Out there, the fashion pack in their seats, all is calm. Back here – behind the scenes before Italian-born Kinder Aggugini's show – is barely organised chaos.
A clique of models wear nothing but yellow cloth over their heads and flesh-coloured knickers. This is not some hideous, avant-garde stab at haute couture, merely a desperate attempt to protect the military-inspired jackets, dresses, and cashmere-cotton shirts in Aggugini's new collection from the girls' dramatic, spray-on black hair colouring.
The designer, who worked for John Galliano and Vivienne Westwood before launching his own debut collection a year ago, is an island of calm. All around him, models, make-up artists, production managers and dressers are melting down in a kind of China Syndrome on heels.
This year's collection is inspired by the Napoleonic era. One side of the small room is devoted to turning fresh-faced teenagers in jeans into beauties to rival the French emperor's lover, Josephine. They sit, staring blankly, in front of rows of mirrors framed with light bulbs, dressing tables heaving with hairbands, pins and sprays.
As strident as the teens are silent, heavily tattooed head hairstylist Malcolm Edwards spurs on his team as they battle to get 19 models catwalk-ready. "I'm walking around like Adolf Hitler here," laughs the 41-year-old. His team members swarm and yank hair brushes ever more violently, glancing at photos pinned to the wall showing the dramatic, black up-do they must re-create.
"I saw the clothes two days ago, and then got the idea in my head: the idea is a rose in a forest full of thorns," he says. A brilliant concept – 18 of the 19 models wearing their hair black and up, leaving just one redhead – which is torpedoed just five minutes before the show is set to start, when the last model to arrive refuses, point blank, to have her blond hair sprayed black. Amazingly, Edwards, instead of going all "Hitler", is philosophical: "You can make requests at Fashion Week, but you might not get it: the poor cows have probably been up since three."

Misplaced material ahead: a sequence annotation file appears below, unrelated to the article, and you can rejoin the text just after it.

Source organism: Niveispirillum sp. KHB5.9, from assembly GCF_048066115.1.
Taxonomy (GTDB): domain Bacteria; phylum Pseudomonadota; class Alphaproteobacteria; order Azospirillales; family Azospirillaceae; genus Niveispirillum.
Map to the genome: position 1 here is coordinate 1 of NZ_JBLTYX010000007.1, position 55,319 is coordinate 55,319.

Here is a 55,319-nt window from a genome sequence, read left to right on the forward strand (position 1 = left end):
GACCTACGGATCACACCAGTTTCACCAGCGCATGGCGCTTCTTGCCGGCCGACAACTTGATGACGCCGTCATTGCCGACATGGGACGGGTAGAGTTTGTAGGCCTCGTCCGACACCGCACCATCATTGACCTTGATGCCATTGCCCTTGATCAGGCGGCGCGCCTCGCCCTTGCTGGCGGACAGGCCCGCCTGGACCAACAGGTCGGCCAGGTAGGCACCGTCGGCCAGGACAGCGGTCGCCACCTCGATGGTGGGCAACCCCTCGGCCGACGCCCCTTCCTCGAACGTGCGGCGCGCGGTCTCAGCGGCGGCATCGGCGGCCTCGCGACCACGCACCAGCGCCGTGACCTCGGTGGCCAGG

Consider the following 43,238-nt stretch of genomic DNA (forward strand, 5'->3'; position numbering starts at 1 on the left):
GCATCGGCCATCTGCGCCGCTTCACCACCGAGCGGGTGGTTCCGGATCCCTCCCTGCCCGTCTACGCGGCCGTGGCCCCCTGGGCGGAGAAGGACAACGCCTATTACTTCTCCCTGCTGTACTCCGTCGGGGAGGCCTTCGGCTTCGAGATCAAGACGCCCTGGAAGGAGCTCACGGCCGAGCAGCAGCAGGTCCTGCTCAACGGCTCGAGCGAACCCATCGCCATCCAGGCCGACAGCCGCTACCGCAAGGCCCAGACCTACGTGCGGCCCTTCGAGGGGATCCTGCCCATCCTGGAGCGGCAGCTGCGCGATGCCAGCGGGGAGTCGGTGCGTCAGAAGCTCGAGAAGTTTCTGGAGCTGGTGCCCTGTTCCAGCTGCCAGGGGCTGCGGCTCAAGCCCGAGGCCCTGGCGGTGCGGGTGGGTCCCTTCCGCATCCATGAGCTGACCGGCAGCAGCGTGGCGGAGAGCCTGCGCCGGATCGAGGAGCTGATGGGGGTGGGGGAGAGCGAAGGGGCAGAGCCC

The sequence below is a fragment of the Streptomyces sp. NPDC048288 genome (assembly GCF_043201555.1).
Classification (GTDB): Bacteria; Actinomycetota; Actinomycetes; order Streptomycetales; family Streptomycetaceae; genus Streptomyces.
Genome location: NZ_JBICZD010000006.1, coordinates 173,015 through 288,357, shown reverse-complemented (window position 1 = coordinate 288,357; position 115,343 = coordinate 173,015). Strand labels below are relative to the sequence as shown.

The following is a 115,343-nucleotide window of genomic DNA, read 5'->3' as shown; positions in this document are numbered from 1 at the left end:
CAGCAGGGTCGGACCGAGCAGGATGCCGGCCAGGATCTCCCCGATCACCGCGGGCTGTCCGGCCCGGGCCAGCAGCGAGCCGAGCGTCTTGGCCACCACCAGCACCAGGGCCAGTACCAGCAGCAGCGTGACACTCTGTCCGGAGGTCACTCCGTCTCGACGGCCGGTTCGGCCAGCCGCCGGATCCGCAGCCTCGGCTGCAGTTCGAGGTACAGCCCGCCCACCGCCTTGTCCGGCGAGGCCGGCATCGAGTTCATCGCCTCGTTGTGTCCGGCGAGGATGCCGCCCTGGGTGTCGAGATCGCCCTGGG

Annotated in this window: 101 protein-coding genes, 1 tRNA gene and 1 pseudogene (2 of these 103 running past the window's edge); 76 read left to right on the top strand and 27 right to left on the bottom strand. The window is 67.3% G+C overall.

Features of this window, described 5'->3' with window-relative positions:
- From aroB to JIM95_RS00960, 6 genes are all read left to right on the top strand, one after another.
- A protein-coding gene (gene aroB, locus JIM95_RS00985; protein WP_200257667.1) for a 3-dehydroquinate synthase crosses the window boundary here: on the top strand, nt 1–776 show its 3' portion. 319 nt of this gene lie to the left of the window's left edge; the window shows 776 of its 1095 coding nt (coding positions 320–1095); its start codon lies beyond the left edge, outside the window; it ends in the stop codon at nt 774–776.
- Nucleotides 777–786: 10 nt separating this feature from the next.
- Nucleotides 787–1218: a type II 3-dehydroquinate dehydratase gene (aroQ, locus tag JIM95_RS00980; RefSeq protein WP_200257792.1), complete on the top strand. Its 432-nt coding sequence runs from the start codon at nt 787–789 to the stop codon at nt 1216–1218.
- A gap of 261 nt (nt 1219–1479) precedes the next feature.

By his side, a red-haired model chats on the phone, apparently oblivious to the make-up artist dotting concealer on her invisible blemishes. "Some of the girls are quite young," says model Kelsy Van Mook, 18. "I think you really have to love what you do. It is an adrenalin rush, but I'm really tired. I did 20 shows in New York, then flew in on the red-eye the night before last to start the shows here."
We only get to hear about models who won't get out of bed without the prospect of thousands of pounds. The reality for the girls starting out is that they can expect about £100 per show, the minimum amount recommended by the British Fashion Council (BFC) and the Association of Model Agents (AMA). In a notoriously fickle industry, the minimum increases for every season a model continues to work.
The girls pretty much ignore a long table bearing rows of bottled water, and bags filled with cereal bars, croissants and orange juice. The Model Health Inquiry set up in 2007, due to fears about "size zero" models, led to a requirement for food and drink to be provided backstage. There are no rules saying the models have to eat it.
Just 45 minutes before the show starts, a member of the 20-strong production team runs through the room, bellowing: "Put down your utensils. Put. Them. DOWN! We need to have a walk-through NOW." Moments later a hurried dress rehearsal of the show – which cost upwards of £12,000 to produce – is in progress.
The models, in black gowns, many of their newly painted heads wrapped in cling film, strut down a catwalk still covered in plastic sheeting. Lighting technicians transform the auditorium from pitch black to eye-searingly bright. Behind, workmen on a stepladder hitch up a sign saying "Kinder Aggugini".
In keeping with the Napoleonic theme, a column bearing a golden eagle has been placed at the end of the catwalk. More trouble: a debate ensues between the production team and a group of photographers who staked out the best spots days ago. While the photographers mill at the end of the catwalk, the room's 500 seats are allocated according to a strict hierarchy: top fashion editors, buyers and VIPs in the coveted front row.
With 68 shows going on at the capital's neoclassical Somerset House, which is playing host to many of London Fashion Week's 200 designers over six days, the schedule is nail-bitingly, nerve-shreddingly tight.
The frenetic, kinetic last-minute preparations, the emergency fixes and changes and alterations, the shouts and hissed instructions take on the air of a battle control room. Then, finally, almost 30 minutes late – respectable in fashion time – the girls head out on to the catwalk to the strains of a Kate Bush remix. Out there, to the studiedly cool audience, it appears co-ordinated and calm.
Behind the scenes, as models step off the catwalk, they sprint – in six-inch heels – rip off their outfit and grab another. Production staff run beside one girl, buttoning up her top until the very second she steps out from behind the screen, while one tearful-looking model is berated for missing her slot completely: she couldn't cram her feet into the standard size-seven shoes all models are given.
Then, almost as soon as it has begun, the show is over. Models slip back into their jeans; make-up artists pack up and the catwalk is cleared – ready for the next show.